when they are wet. Scouting is going to be important this year. With this wet weather we have, start early and if you decide to use a material, copper is probably the one most effective for us organic growers. If you decide to do it, start at the first sign of problems and you need to keep the new tissue covered. This year because of problems with the way inert ingredients are regulated in the NOP Rule and the changes in the way EPA
categorizes inert ingredients, Champ WG is one of the very few permitted formulations of copper for certified growers. Be sure to check with your certifier if using something other than that.

CATERPILLARS AND MAGGOT FLIES IN BRASSICA (Reprinted and modified from U. Mass Vegetable Notes, June 11, 2009)

Early cabbage and broccoli crops will soon begin to form heads, which means caterpillar injury will have more impact on the marketability of the crop. They have found both diamondback moth caterpillars and imported cabbageworm in the Connecticut Valley. Though cooler temperatures slow them down, these pests are actively feeding down there and its time to start scouting your fields. In the early season the numbers tend to be lower than late season, but keeping the first heads clean is key.

Growers have reported maggot eggs and damage on transplants set out in late April and early May. By now, egg laying by the first flight of maggot flies is likely to have subsided. Dry conditions may help reduce survival of eggs and maggots, but cool temperatures favor it.
Imported Cabbage Worm.
Diamondback moth caterpillar.
Diamondback moth adult.

Imported cabbageworm; cabbage butterfly (Pieris rapae). This familiar white butterfly can be seen in daytime fluttering around cole crop fields. Each forewing has a dark border and one or two round black spots. Eggs are laid singly on the underside or top of leaves, about 1/8 inch in length, light green and slightly elongated, standing upright. The caterpillar, called imported cabbageworm, is gray-green, slightly fuzzy, and sluggish. Feeding and resting occur on the underside of leaves, and larvae feed more heavily in the head of cabbage or broccoli as they grow. The chrysalis (pupa) will be green or brown, smooth with three pointed ridges on its back, and attached to a leaf. There are 3-4 generations per year.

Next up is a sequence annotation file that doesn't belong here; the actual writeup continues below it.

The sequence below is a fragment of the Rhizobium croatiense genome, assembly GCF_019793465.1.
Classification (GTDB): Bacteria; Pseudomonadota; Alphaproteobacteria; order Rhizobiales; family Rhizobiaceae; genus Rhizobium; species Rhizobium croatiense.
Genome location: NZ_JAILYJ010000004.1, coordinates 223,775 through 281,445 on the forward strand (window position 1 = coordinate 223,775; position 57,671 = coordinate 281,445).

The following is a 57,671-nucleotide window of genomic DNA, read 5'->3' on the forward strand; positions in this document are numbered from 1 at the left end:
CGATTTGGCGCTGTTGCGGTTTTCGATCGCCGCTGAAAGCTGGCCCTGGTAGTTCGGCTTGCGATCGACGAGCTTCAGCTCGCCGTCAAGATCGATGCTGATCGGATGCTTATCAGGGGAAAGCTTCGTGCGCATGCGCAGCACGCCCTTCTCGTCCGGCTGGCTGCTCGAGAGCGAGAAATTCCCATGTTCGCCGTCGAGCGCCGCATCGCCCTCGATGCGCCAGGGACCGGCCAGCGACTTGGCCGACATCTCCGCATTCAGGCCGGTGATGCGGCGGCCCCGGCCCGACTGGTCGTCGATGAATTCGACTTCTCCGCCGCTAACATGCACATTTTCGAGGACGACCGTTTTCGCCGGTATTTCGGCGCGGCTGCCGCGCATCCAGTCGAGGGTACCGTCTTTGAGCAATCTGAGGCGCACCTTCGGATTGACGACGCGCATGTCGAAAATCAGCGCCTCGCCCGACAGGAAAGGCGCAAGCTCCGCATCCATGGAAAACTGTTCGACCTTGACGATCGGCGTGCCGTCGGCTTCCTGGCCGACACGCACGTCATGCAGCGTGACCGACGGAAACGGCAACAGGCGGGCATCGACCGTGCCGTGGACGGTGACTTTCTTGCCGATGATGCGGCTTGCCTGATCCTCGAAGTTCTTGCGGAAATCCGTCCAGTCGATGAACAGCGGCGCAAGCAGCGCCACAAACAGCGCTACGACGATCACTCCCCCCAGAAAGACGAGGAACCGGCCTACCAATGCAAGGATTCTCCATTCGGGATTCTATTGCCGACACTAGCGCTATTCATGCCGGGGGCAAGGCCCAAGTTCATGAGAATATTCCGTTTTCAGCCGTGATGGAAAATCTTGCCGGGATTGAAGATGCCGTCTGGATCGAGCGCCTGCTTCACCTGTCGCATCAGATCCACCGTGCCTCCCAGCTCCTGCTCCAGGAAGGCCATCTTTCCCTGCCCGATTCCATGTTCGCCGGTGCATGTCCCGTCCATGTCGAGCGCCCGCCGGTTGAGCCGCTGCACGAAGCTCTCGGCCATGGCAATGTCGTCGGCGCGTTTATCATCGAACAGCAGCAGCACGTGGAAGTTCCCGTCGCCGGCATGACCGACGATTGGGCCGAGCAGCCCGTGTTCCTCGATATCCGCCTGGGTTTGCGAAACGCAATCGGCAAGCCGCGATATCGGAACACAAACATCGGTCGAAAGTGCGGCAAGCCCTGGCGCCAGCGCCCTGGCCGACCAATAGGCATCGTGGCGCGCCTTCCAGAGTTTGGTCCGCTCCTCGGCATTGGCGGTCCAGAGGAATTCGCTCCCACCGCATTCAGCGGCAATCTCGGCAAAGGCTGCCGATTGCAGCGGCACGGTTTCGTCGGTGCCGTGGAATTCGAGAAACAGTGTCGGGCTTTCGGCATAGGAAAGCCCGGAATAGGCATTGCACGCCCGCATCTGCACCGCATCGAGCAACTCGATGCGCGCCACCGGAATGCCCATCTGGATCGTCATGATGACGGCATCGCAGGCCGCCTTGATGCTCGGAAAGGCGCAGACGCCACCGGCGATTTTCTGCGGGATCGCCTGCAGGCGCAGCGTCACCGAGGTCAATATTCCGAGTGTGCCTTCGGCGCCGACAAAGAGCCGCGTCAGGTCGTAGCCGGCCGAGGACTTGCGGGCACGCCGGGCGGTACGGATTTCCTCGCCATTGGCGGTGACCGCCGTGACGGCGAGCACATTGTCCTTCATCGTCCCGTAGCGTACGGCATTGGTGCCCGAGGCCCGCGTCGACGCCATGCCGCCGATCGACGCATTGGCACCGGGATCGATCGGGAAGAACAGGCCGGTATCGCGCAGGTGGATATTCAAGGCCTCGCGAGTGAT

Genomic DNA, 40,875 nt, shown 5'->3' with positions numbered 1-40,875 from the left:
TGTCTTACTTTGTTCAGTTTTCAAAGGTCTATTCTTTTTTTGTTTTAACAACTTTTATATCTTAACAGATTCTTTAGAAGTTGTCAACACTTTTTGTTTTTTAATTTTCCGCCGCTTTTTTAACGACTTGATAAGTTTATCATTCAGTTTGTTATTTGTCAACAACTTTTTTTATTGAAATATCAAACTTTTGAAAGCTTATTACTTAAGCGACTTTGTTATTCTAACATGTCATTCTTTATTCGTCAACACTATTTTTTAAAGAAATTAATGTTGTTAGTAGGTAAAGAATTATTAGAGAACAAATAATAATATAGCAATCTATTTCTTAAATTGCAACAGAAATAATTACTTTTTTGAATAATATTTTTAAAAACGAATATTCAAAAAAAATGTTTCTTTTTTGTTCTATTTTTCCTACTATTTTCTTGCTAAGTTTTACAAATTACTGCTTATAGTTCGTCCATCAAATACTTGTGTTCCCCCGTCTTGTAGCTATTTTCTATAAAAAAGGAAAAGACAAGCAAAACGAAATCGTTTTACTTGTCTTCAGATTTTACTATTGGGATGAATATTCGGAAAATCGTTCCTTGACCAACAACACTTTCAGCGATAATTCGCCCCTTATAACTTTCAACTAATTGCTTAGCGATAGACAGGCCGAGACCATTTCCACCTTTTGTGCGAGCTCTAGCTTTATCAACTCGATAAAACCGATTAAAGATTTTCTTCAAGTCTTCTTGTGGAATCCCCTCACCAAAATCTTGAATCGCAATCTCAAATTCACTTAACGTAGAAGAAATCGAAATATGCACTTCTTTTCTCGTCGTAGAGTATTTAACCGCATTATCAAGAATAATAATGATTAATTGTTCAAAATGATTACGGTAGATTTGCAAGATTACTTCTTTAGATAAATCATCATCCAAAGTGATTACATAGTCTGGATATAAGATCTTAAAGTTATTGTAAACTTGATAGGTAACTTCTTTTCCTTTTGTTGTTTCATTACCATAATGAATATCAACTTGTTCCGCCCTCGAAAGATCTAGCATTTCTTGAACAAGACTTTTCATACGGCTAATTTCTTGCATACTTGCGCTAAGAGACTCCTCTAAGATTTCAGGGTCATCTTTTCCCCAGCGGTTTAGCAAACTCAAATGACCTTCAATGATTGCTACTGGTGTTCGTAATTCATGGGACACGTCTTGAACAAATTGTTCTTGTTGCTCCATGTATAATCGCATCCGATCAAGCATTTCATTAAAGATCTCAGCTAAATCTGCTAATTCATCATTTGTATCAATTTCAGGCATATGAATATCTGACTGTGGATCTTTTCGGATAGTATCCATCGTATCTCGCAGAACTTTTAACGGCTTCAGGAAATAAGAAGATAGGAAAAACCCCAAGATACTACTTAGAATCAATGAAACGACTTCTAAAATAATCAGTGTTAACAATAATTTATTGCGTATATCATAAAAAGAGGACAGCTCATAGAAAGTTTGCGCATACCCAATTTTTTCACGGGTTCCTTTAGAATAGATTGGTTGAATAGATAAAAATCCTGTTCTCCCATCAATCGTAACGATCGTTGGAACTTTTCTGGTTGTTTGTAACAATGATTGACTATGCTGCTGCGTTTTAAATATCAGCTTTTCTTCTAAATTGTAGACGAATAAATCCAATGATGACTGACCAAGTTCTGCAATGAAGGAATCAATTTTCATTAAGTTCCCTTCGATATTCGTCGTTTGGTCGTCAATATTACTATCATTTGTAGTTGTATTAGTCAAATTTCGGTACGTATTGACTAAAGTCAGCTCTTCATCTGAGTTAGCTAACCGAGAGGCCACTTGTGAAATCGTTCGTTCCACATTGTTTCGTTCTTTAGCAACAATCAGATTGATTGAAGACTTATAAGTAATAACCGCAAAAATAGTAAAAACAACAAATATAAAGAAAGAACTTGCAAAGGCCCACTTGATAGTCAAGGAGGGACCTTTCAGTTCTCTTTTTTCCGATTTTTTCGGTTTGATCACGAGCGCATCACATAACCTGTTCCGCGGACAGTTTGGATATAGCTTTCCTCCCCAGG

Diamondback moth (Plutella xylostella) caterpillars are smaller, light green, appear more segmented and more pointed in shape. When disturbed they wiggle vigorously and may drop off the plant on a string of silk. Feeding causes small, round holes and tends to be spread across the foliage and not necessarily concentrated in the head. The adults are tiny (<1/2 inch), light brown, and rest with their wings folded together like a tent. They overwinter in crop residue, but not thought to overwinter in Maine. The enter our region by migrating from southern states.

Field Scouting for caterpillars: It is especially important to check cabbage or broccoli plantings as they begin forming heads. Greens such as collards, kale, and Chinese cabbage should be scouted earlier, since all leaves are marketed. Feeding damage can be found on the underside of leaves or in the center of the plant where heads are forming. Look for tiny feeding holes, clustered together. Often it is easier to spot the feeding damage first, and then find the caterpillar. Check 25 plants throughout the field and note how many have one or more caterpillar (i.e., are “infested”), then calculate the percent of plants infested. Spray if the following threshold is reached: 35% of plants ‘infested’ for Cabbage & Broccoli, Cauliflower before head formation begins and 15% during head formation for cabbage and broccoli and 10% for cauliflower; 10-15 % for kale, collard and other greens. These thresholds are based on research that showed that spraying whenever this level of infestation is reached results in 98-100% clean heads, the equivalent of weekly sprays but with far fewer insecticide applications.

Bt and spinosad products are very effective. Important, if you have a bad infestation then do not let that crop stand in the field and act as a breeding ground for the next generation. Plow it under.